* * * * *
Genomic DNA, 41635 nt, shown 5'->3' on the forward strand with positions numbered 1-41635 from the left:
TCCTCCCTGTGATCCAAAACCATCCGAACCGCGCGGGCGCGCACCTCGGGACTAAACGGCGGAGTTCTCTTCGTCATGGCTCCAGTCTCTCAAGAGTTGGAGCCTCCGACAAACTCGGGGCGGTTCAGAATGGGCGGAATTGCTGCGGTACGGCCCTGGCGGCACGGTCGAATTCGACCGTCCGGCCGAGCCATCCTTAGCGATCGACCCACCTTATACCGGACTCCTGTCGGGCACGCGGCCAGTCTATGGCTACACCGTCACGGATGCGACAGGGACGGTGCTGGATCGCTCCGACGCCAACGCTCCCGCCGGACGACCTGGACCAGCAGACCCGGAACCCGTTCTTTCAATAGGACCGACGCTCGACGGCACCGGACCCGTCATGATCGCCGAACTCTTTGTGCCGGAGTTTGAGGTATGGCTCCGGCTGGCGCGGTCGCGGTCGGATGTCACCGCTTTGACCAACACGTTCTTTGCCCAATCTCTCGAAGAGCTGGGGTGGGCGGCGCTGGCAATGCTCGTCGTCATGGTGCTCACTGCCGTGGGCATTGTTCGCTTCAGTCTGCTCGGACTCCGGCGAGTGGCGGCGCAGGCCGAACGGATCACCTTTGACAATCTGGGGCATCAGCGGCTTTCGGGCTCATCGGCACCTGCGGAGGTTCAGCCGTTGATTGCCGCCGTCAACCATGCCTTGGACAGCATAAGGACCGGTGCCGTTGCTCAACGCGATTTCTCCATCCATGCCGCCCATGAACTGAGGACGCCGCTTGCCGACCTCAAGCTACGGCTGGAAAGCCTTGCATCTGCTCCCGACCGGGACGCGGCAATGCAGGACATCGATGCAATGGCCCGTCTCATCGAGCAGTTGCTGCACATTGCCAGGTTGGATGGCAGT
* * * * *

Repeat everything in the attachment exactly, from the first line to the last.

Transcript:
Genomic DNA, 41635 nt, shown 5'->3' on the forward strand with positions numbered 1-41635 from the left:
TCCTCCCTGTGATCCAAAACCATCCGAACCGCGCGGGCGCGCACCTCGGGACTAAACGGCGGAGTTCTCTTCGTCATGGCTCCAGTCTCTCAAGAGTTGGAGCCTCCGACAAACTCGGGGCGGTTCAGAATGGGCGGAATTGCTGCGGTACGGCCCTGGCGGCACGGTCGAATTCGACCGTCCGGCCGAGCCATCCTTAGCGATCGACCCACCTTATACCGGACTCCTGTCGGGCACGCGGCCAGTCTATGGCTACACCGTCACGGATGCGACAGGGACGGTGCTGGATCGCTCCGACGCCAACGCTCCCGCCGGACGACCTGGACCAGCAGACCCGGAACCCGTTCTTTCAATAGGACCGACGCTCGACGGCACCGGACCCGTCATGATCGCCGAACTCTTTGTGCCGGAGTTTGAGGTATGGCTCCGGCTGGCGCGGTCGCGGTCGGATGTCACCGCTTTGACCAACACGTTCTTTGCCCAATCTCTCGAAGAGCTGGGGTGGGCGGCGCTGGCAATGCTCGTCGTCATGGTGCTCACTGCCGTGGGCATTGTTCGCTTCAGTCTGCTCGGACTCCGGCGAGTGGCGGCGCAGGCCGAACGGATCACCTTTGACAATCTGGGGCATCAGCGGCTTTCGGGCTCATCGGCACCTGCGGAGGTTCAGCCGTTGATTGCCGCCGTCAACCATGCCTTGGACAGCATAAGGACCGGTGCCGTTGCTCAACGCGATTTCTCCATCCATGCCGCCCATGAACTGAGGACGCCGCTTGCCGACCTCAAGCTACGGCTGGAAAGCCTTGCATCTGCTCCCGACCGGGACGCGGCAATGCAGGACATCGATGCAATGGCCCGTCTCATCGAGCAGTTGCTGCACATTGCCAGGTTGGATGGCAGT